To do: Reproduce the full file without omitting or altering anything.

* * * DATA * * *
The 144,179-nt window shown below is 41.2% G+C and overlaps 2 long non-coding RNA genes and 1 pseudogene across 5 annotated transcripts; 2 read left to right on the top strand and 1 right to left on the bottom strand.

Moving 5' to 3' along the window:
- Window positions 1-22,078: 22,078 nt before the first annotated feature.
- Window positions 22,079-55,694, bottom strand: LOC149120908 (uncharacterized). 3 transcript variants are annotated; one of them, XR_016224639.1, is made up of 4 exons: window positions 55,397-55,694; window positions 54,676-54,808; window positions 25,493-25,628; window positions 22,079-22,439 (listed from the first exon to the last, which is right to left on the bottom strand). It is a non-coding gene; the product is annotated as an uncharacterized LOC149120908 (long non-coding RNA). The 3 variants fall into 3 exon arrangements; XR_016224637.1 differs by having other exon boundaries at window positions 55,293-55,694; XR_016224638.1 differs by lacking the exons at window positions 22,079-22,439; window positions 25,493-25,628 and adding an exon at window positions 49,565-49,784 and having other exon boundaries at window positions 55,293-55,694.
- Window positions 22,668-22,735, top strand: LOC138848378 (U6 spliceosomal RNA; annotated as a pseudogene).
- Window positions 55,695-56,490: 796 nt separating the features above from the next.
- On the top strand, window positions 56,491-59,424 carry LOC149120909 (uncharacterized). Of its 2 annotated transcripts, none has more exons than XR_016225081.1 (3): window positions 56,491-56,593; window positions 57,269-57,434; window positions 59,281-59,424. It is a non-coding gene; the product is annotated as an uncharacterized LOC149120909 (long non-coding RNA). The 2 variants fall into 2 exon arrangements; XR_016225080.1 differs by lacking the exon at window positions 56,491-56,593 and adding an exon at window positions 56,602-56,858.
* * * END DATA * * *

The 144,179-nt window shown below is 41.2% G+C and overlaps 2 long non-coding RNA genes and 1 pseudogene across 5 annotated transcripts; 2 read left to right on the top strand and 1 right to left on the bottom strand.

Moving 5' to 3' along the window:
- Window positions 1-22,078: 22,078 nt before the first annotated feature.
- Window positions 22,079-55,694, bottom strand: LOC149120908 (uncharacterized). 3 transcript variants are annotated; one of them, XR_016224639.1, is made up of 4 exons: window positions 55,397-55,694; window positions 54,676-54,808; window positions 25,493-25,628; window positions 22,079-22,439 (listed from the first exon to the last, which is right to left on the bottom strand). It is a non-coding gene; the product is annotated as an uncharacterized LOC149120908 (long non-coding RNA). The 3 variants fall into 3 exon arrangements; XR_016224637.1 differs by having other exon boundaries at window positions 55,293-55,694; XR_016224638.1 differs by lacking the exons at window positions 22,079-22,439; window positions 25,493-25,628 and adding an exon at window positions 49,565-49,784 and having other exon boundaries at window positions 55,293-55,694.
- Window positions 22,668-22,735, top strand: LOC138848378 (U6 spliceosomal RNA; annotated as a pseudogene).
- Window positions 55,695-56,490: 796 nt separating the features above from the next.
- On the top strand, window positions 56,491-59,424 carry LOC149120909 (uncharacterized). Of its 2 annotated transcripts, none has more exons than XR_016225081.1 (3): window positions 56,491-56,593; window positions 57,269-57,434; window positions 59,281-59,424. It is a non-coding gene; the product is annotated as an uncharacterized LOC149120909 (long non-coding RNA). The 2 variants fall into 2 exon arrangements; XR_016225080.1 differs by lacking the exon at window positions 56,491-56,593 and adding an exon at window positions 56,602-56,858.